The winners of the 2022 Environmental Photographer of the Year are today announced by CIWEM (water and environmental management charity), WaterBear (free streaming platform dedicated to the future of our planet), Nikon (world-leading imaging product provider) and Arup (sustainable development professional services firm). Now in its 15th year, the Environmental Photographer Of The Year competition showcases some of the world’s most inspirational environmental photography. The annual competition provides an international platform to raise awareness for the issues that put our planet at risk.
The full list of the winning photographs and winners of this year’s competition are:
●Environmental Photographer of the Year: The Bitter Death Of Birds, Mehdi Mohebi Pour, 2021
●Young Environmental Photographer of the Year-Nikon Award: Beautiful But Hostile Colours On Earth, Fayz Khan, 2022
●Vision of the Future: Vertical Farming, Arie Basuki, 2022
●Recovering Nature: Naturalia: Chronicle Of Contemporary Ruins, Jonathan”Jonk” Jimenez, 2021
●Keeping 1.5 Alive: Chemical Explosion, Subrata Dey, 2022
●Adapting for Tomorrow: New Ways To The Future (III), Simone Tramonte, 2021
EPOTY 2022 received more than 3,000 photos from over 115 nations that tell stories of the climate and ecological emergencies the world is facing, and of the people rising to the challenge. This includes:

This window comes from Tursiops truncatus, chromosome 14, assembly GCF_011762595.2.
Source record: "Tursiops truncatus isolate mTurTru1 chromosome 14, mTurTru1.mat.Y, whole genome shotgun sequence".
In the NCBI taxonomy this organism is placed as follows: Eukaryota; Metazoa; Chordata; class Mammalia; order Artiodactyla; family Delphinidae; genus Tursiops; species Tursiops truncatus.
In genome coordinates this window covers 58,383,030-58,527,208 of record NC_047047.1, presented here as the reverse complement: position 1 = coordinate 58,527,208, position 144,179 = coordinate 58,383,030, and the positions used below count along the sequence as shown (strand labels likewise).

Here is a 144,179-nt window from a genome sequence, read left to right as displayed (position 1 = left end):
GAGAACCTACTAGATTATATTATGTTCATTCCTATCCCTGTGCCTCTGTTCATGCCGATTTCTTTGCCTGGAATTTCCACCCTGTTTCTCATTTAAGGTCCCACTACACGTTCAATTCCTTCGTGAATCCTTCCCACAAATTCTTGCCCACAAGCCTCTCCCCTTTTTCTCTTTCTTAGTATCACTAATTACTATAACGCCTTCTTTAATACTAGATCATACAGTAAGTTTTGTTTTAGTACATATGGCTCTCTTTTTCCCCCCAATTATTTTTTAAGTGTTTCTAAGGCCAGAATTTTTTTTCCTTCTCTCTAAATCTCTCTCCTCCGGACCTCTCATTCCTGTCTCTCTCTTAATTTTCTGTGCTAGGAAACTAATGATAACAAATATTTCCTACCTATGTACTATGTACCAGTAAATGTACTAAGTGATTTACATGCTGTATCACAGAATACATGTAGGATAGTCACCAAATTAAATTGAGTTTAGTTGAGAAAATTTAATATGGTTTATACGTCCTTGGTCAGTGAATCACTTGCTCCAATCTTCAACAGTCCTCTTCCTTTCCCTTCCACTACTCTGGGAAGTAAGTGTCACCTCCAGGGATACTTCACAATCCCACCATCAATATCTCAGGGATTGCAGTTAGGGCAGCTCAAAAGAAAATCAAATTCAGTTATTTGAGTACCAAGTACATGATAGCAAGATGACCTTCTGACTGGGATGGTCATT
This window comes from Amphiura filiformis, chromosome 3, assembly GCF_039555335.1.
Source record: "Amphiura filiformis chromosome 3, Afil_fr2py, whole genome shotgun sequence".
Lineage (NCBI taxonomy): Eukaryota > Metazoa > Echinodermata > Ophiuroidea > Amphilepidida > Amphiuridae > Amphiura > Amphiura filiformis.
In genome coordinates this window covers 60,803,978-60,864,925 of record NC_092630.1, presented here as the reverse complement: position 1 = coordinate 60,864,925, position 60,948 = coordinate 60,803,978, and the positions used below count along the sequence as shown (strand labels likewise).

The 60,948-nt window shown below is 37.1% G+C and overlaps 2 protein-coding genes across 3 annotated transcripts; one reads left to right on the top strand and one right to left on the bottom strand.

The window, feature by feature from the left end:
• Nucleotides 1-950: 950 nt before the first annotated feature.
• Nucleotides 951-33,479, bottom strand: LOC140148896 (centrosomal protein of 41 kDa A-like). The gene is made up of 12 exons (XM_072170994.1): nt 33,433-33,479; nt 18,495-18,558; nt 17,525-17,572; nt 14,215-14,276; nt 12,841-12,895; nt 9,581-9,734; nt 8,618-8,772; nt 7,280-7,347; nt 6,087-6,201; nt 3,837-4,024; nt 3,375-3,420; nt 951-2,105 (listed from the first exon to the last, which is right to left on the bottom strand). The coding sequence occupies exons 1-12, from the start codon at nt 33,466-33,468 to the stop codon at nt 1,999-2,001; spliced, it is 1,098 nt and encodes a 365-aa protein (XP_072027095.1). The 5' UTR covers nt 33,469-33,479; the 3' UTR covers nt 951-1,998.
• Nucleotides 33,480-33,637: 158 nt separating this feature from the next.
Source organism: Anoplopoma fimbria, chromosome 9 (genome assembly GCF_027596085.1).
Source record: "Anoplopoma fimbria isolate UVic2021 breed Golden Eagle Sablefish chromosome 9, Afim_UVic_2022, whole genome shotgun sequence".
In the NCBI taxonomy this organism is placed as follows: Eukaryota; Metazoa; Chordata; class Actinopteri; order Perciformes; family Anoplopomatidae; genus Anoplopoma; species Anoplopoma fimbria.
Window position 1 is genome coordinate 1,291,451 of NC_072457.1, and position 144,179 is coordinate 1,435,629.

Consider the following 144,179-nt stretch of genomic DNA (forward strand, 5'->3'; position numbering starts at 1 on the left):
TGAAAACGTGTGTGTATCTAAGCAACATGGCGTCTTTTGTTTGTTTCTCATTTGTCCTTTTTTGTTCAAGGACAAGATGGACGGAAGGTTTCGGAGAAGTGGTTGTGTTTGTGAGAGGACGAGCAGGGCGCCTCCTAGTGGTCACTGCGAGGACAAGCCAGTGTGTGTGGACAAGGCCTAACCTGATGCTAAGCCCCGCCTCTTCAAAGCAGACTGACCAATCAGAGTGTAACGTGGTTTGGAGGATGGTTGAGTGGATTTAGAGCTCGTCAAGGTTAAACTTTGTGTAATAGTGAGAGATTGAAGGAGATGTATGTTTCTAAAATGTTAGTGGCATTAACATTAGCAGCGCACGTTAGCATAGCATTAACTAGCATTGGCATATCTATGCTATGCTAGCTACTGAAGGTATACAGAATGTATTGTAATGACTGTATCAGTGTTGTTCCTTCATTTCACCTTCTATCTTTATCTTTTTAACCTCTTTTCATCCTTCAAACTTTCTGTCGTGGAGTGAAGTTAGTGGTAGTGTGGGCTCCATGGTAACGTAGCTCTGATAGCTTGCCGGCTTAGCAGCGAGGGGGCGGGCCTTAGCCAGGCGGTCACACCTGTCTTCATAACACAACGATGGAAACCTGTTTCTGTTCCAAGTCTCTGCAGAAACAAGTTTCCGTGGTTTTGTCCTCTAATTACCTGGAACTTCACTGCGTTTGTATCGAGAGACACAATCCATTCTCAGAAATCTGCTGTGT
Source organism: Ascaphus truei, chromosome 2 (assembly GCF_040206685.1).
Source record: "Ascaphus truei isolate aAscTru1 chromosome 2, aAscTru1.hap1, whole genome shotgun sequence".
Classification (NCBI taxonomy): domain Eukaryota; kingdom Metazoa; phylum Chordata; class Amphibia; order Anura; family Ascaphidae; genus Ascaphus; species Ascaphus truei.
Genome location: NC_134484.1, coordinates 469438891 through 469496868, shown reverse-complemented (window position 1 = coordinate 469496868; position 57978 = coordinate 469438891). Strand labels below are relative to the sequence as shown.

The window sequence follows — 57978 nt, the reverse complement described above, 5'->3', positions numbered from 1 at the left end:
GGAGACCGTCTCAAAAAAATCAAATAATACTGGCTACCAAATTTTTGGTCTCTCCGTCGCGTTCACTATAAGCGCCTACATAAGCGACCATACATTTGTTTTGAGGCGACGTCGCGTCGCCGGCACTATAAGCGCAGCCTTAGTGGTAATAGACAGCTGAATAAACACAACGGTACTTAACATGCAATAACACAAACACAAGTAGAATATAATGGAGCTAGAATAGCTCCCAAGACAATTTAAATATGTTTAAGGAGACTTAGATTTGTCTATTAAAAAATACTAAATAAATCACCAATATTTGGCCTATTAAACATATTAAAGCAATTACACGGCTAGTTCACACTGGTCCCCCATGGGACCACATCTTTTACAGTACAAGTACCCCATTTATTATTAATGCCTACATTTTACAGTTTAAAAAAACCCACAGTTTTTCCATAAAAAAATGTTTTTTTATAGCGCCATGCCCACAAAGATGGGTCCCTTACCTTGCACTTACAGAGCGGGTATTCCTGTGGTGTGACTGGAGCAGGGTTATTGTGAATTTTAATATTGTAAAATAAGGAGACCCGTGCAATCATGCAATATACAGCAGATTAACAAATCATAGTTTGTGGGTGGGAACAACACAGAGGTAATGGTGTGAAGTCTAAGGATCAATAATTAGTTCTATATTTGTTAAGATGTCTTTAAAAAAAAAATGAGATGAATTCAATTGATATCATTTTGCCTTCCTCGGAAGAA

– The Friendship Centre in Bangladesh, which is built below sea level in a region prone to earthquakes and flooding, and uses natural resources (grass rooftops, pools collecting rainwater) to keep itself cool without the use of A/C.
– The more than 150,000 Danish families who are members of wind turbine cooperatives, which combined provide ca. 14.4% of Danish electricity consumption.
– The growing development of agrovoltaics, a concept where agricultural land is used to produce clean electricity while leaving room for agricultural crops.
– Projects sponsored by the Green Climate Fund and United Nations Development Programme to help mediate the impacts of climate change in vulnerable communities while supporting ecotourism and sustainable poverty reduction.
– Agricultural engineering to help farmers make the best use of their land and water.
This year, the competition introduced an ethics panel in order to improve accountability and transparency in photo selection. Following a thorough screening process, the panel, consisting of experts in journalism and photography, provided guidance on our competition rules and they reviewed photos that raised ethical concerns. Photos that did not meet the competition’s ethical standards were discussed by the panel, and additional information from photographers was requested as needed to make an informed decision.
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